After last weekends fiasco with the missing falcon. Its the tiercel who is keeping me guessing this week. Despite it being June tomorrow, a month when we would normally be getting excited about the first flights and eventual fledging of the young eyasses. The tiercel seems to have his mind on other things.
He first got my curiosity going yesterday when I could hear both birds “chupping” and calling to each other excitedly, surely it was the moment we’d all been waiting, and waiting for. I checked the eyrie expecting to see a glimpse of a white downy new arrival, but the eyrie was empty.
It took me a little while to spot the adults, fortunately the tiercel took to the wing and flew from behind the broken topped oak tree, a tree that helps improve our peregrine spotting skills by getting in the way of our telescopes, a lot. He had flown from the nest ledge last used in 2008. A really high and fairly small ledge but well shelter and protected by large protruding overhang straight above it. A notoriously difficult ledge for human access and least favored by George the ringer, who we will hopefully be swinging off the top of gorge to ring our expected eyass in a few weeks time.
I checked the 2008 ledge and sure enough, partially obscured by the vegetation, the falcon was there eating a unidentifiable prey item just out of my sight. Now Ive never seen the birds use this ledge at all this season. Now, it is possible they have been really sneaky and been there before and the broken topped oak tree has got the better off me, and hinder our viewing pleasure, but to me this behavior was new.
What made it more interesting was when the falcon finished eating, she appear to start nest scraping, now if it was late February to early March or 2008 this would all make sense. Then I would been telling you, that this was the tiercel enticing the falcon with prey onto one of his desired nest site for her approval, she has the final say of course.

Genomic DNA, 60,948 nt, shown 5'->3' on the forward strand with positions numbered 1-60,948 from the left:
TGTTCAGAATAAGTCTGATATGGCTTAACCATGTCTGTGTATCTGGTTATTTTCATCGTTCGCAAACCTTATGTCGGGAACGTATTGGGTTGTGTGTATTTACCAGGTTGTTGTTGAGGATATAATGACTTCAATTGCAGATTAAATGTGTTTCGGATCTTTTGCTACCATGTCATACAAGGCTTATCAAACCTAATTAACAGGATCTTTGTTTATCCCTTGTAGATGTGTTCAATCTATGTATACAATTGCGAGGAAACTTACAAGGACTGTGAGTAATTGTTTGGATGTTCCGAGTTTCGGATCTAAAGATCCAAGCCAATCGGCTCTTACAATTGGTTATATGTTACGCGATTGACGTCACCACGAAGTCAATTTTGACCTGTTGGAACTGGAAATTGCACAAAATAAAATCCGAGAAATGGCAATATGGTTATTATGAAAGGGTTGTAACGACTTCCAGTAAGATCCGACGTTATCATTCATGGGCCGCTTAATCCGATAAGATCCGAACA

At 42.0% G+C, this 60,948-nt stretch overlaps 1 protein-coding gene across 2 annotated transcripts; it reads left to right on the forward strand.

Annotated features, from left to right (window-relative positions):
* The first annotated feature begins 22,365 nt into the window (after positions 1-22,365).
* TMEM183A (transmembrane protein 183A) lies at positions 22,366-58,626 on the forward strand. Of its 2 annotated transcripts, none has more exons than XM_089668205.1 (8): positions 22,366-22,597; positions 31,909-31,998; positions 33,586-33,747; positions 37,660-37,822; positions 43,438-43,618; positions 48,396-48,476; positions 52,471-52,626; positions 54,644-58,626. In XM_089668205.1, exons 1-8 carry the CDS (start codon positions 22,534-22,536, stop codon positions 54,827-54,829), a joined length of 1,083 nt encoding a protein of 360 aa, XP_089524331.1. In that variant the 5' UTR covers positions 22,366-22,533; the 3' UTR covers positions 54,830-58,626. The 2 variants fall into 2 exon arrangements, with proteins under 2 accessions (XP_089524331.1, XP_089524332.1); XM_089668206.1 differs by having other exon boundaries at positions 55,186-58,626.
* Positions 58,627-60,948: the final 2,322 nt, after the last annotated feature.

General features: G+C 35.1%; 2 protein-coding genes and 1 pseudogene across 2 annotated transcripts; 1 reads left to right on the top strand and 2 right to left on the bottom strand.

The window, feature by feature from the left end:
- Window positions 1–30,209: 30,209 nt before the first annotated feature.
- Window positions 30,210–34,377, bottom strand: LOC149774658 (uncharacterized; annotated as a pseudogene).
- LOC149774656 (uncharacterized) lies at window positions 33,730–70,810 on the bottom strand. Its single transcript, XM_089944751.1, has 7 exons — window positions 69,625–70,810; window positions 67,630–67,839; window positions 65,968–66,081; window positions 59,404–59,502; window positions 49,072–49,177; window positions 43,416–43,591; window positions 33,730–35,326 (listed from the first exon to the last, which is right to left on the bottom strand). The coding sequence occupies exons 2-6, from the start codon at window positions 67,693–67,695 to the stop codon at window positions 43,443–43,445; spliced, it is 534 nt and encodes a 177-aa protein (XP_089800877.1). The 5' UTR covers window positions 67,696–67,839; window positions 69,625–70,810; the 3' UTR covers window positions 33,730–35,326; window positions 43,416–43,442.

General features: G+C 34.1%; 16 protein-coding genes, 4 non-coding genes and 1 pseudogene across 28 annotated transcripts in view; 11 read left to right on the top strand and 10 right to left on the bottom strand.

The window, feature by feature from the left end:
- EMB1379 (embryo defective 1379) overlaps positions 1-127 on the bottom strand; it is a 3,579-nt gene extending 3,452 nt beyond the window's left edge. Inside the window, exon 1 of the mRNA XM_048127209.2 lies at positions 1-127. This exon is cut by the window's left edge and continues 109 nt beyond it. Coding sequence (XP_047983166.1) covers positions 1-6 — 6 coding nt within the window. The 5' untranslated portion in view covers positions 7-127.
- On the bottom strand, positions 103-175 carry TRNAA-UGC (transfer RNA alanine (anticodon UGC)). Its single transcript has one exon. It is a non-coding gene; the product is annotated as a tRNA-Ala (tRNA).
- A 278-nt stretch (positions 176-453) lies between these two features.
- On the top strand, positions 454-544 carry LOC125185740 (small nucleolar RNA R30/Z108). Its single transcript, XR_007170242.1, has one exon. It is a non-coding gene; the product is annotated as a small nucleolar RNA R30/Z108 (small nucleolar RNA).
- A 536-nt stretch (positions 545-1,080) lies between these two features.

Ok, this could the sun getting to me and the behavior could be attributed to a one off or simply the pair having an exchange over prey when the tiercel had tried to cache it on the ledge. However, today the plot thickened, when this time the it was the tiercel, not once but twice appeared to lay down and started to scrap away at 2008 nest ledge. He was there for an hour from 10am to 11am before he left and resumed more or less normal behavior, for a peregrine at least.
During this period the falcon was incubating on this years ledge. I’m really not sure what to make of this, are the pair looking to start again or thinking ahead for next season? Perhaps they suspect something is wrong with the egg. After all they have been stuck at the incubation stage for nearly 2 months now. Although you could argue they are still sitting on it, so they haven’t given up completely.
I certainly haven’t given up hope on the egg hatching in the next few days. It could be blind faith but I really am looking forward to seeing if this egg will hatch and watching the eyass steal the show as it develops over the next 6 weeks, but it the mean time the adults are certainly providing to be very interesting watching indeed.
Hope to see you soon.
Adam Murphy – Peregrine Ranger